Gay and lesbian couples love to get married. Again and again. Rather than marrying other people each time, we tend to marry the same people again and again. As some same-sex couples have moved from one location to another, they have registered as domestic partners in each of the cities that offered this. They have traveled to states that offered civil unions. They have journeyed to Canada to get married. And as various states in the United States have adopted marriage equality, gay and lesbian couples have trekked around the country in order to get married in these states.
Up until recently, while most of these marriages had plenty of symbolic value, they offered little real value. They conferred a few rights, but none of the major rights and benefits that accompany marriage. And those few rights were limited. A marriage in Canada had no standing in the United States. While a couple could be married in Massachusetts, they were not recognized in Pennsylvania.
My partner, Colin, and I are typical of such couples. In 1998, as students living in New York City, we registered as domestic partners when that became available. Along with another couple, we went to City Hall, filled out the paperwork, received our certificates, and went to lunch at a nearby restaurant.
A year later, we had our wedding on January 23, 1999. Officiated by a rabbi and a cantor, and taking place in a Reform temple, we considered ourselves to be married and this became our anniversary. Though it had no legal standing, it was the Jewish wedding we wanted.
When we lived in Evanston, IL, domestic partnerships had not yet been instituted. However, we like to say that we have been domesticated and civilized by the state of New Jersey. Shortly after moving to New Jersey, the state adopted domestic partnerships in 2004, and Colin and I registered as such. It offered a few benefits, including hospital visitations and the right to make legal decisions if one partner was incapacitated. Fortunately, we never had to avail ourselves of these benefits. Sadly, many hospitals in New Jersey did not follow the new law and a number of couples were not permitted to see each other when one was in the hospital.
Beginning in 2007, New Jersey adopted civil unions for same-sex couples. By then, as the parents of two children, we were eager to obtain any additional legal rights available to us. This conferred rights to jointly own property, rights relating to inheritance, and rights to insurance, health and pension benefits-all important protections. We asked a good friend, who happens to be a rabbi, to perform a brief Havdalah ceremony in our home, incorporating the signing of the civil union document.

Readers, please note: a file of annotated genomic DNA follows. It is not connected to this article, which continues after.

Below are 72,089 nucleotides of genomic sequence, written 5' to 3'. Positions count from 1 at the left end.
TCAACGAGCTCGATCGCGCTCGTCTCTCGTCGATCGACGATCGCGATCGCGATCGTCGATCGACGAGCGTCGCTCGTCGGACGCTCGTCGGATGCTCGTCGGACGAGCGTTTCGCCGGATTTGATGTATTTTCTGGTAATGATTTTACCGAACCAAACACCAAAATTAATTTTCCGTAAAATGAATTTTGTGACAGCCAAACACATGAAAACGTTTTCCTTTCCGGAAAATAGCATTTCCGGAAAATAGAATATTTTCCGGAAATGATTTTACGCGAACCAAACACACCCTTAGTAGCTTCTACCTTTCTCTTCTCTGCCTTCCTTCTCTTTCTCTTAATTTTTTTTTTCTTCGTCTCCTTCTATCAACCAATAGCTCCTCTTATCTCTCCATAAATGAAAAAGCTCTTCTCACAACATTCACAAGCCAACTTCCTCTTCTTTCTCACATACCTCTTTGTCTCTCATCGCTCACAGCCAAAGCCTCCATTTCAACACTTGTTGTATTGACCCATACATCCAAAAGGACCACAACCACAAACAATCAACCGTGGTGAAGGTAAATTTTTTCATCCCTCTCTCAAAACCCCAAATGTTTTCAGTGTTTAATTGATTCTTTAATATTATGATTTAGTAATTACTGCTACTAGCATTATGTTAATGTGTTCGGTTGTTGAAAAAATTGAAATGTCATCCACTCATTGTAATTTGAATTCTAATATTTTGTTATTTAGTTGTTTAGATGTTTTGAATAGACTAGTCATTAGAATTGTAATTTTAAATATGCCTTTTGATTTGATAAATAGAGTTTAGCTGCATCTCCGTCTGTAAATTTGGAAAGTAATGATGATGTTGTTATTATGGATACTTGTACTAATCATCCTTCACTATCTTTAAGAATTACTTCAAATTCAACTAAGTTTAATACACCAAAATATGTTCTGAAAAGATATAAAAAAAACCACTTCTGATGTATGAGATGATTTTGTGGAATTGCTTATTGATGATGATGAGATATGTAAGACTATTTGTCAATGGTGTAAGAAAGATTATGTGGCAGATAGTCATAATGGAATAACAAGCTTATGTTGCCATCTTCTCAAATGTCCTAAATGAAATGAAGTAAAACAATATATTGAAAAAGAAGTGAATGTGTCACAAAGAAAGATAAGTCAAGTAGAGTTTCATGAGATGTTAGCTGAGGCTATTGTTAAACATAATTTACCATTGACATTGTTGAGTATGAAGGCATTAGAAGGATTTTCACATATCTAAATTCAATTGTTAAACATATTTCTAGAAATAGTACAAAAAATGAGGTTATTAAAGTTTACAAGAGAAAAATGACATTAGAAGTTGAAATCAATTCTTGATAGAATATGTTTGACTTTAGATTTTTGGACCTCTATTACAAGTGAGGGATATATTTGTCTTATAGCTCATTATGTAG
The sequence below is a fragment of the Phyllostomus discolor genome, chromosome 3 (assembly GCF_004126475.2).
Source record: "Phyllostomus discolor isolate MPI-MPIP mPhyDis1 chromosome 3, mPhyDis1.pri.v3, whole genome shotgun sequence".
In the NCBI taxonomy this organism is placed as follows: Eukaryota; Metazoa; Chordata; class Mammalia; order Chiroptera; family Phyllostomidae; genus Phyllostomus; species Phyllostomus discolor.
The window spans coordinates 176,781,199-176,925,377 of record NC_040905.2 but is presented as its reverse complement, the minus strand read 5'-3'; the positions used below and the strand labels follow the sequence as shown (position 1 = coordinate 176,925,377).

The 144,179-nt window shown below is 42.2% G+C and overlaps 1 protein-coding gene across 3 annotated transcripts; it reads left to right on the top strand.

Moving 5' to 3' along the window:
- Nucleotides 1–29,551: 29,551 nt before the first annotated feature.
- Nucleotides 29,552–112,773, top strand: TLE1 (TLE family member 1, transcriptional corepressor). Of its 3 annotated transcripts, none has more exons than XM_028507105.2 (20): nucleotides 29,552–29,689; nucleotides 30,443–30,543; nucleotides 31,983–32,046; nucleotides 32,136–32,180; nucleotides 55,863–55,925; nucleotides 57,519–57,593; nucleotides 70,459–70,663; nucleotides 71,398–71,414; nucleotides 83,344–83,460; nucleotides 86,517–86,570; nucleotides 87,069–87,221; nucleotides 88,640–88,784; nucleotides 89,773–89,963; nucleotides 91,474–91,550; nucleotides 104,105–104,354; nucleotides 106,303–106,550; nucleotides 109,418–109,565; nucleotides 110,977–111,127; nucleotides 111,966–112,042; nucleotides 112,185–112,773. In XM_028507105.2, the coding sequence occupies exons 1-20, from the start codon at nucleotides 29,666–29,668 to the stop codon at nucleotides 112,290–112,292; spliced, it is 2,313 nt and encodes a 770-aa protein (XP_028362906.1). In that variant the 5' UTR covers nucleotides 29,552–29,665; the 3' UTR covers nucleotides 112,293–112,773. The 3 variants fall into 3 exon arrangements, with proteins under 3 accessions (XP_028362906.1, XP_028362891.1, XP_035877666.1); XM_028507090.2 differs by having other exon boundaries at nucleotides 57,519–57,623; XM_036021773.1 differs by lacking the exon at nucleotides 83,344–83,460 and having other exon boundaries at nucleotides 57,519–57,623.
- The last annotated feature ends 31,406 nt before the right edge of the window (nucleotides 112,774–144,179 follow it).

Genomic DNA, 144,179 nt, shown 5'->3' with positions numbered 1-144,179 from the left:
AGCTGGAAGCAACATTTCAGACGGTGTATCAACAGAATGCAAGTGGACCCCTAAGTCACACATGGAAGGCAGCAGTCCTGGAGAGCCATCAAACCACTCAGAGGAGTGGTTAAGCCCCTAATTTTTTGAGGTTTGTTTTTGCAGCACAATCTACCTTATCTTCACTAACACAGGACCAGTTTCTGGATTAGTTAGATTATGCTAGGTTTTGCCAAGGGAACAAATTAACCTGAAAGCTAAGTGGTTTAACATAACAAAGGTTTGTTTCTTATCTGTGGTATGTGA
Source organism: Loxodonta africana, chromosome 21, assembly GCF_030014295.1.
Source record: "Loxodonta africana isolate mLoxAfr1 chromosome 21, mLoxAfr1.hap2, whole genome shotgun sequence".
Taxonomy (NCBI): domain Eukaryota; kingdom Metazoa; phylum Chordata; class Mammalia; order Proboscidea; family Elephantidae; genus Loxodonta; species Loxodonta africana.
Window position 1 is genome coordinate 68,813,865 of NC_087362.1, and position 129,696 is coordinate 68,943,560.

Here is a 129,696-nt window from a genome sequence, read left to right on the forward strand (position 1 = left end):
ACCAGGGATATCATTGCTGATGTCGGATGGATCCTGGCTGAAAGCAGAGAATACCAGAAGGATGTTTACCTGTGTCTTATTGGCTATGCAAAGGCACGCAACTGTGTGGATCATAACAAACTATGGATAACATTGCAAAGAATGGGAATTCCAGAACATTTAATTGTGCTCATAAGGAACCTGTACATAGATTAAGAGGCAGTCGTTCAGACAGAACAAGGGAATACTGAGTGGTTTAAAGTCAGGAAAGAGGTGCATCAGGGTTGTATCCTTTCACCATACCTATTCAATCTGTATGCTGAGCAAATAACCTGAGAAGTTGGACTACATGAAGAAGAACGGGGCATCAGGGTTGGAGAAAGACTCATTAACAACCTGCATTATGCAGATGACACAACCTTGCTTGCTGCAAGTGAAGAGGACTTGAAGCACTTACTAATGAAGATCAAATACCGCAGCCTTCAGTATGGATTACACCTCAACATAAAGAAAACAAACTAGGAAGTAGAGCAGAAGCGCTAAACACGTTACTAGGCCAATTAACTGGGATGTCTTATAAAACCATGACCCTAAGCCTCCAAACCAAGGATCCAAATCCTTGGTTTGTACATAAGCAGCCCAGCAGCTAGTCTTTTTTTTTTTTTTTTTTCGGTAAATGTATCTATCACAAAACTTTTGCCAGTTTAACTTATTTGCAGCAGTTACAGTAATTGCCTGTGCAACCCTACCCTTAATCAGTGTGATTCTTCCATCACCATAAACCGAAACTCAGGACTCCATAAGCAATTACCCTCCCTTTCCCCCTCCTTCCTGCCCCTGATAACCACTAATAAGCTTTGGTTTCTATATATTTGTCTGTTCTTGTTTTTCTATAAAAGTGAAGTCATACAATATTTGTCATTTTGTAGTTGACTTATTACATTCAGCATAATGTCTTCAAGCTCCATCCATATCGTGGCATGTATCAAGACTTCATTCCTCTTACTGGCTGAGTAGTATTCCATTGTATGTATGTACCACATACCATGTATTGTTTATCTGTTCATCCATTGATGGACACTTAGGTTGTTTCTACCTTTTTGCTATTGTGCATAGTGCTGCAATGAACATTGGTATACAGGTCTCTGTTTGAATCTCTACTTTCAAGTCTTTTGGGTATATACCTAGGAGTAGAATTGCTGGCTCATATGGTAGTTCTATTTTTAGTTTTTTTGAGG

Since New Jersey did not recognize same-sex marriage, we did not travel to one of the states that did in order to get married. It would not be recognized in our home state, so it seemed like yet another symbolic gesture.
Since we were not married, Colin and I referred to each other as "partners." Friends sometimes asked why we did not refer to each other as "husband." I replied that I did not want people to think we had the same rights and benefits as married couples. When and if we could get married and have it recognized at both state and federal levels, we would indeed get married and refer to each other as husband.
To be honest, I was not sure if that would happen in my lifetime. While major advances have been made in LGBTQ equality, and though in the past few years the pace of change has accelerated, federal recognition of same-sex marriage still seemed far off in the future. That changed in June, when the United States Supreme Court struck down key parts of the Defense of Marriage Act.
Though that did not immediately change things in New Jersey, last October, Governor Chris Christie of New Jersey dropped the state's appeal in the New Jersey Supreme Court. The Court had by unanimous decision ruled that same-sex couples were not being treated equally under the law, upholding a lower court ruling that same-sex couples could get married in New Jersey.
So, last week on January 23, 2014, on the fifteenth anniversary of our wedding, Colin and I were married by the mayor of Metuchen in our Borough Hall. I like to say I was putting our property tax dollars to work. While any number of rabbinic and cantorial colleagues would have been more than happy to do the honors, for our civil marriage we decided to take full advantage of our new rights.
The added bonus was that our two sons could join us for this wedding, though it perplexed our older son, who could not fully understand why his dads were not able to legally marry when they had their Jewish wedding 15 years ago. Our younger son had three questions: could he bring video games, would there be a lot of people, and would there be cake. The answers: no, no, and yes. And by the way, I now refer to Colin as "my husband."
Rabbi Victor S. Appell is Congregational Marketing Director and part of the Marketing and Communications team at the Union for Reform Judaism.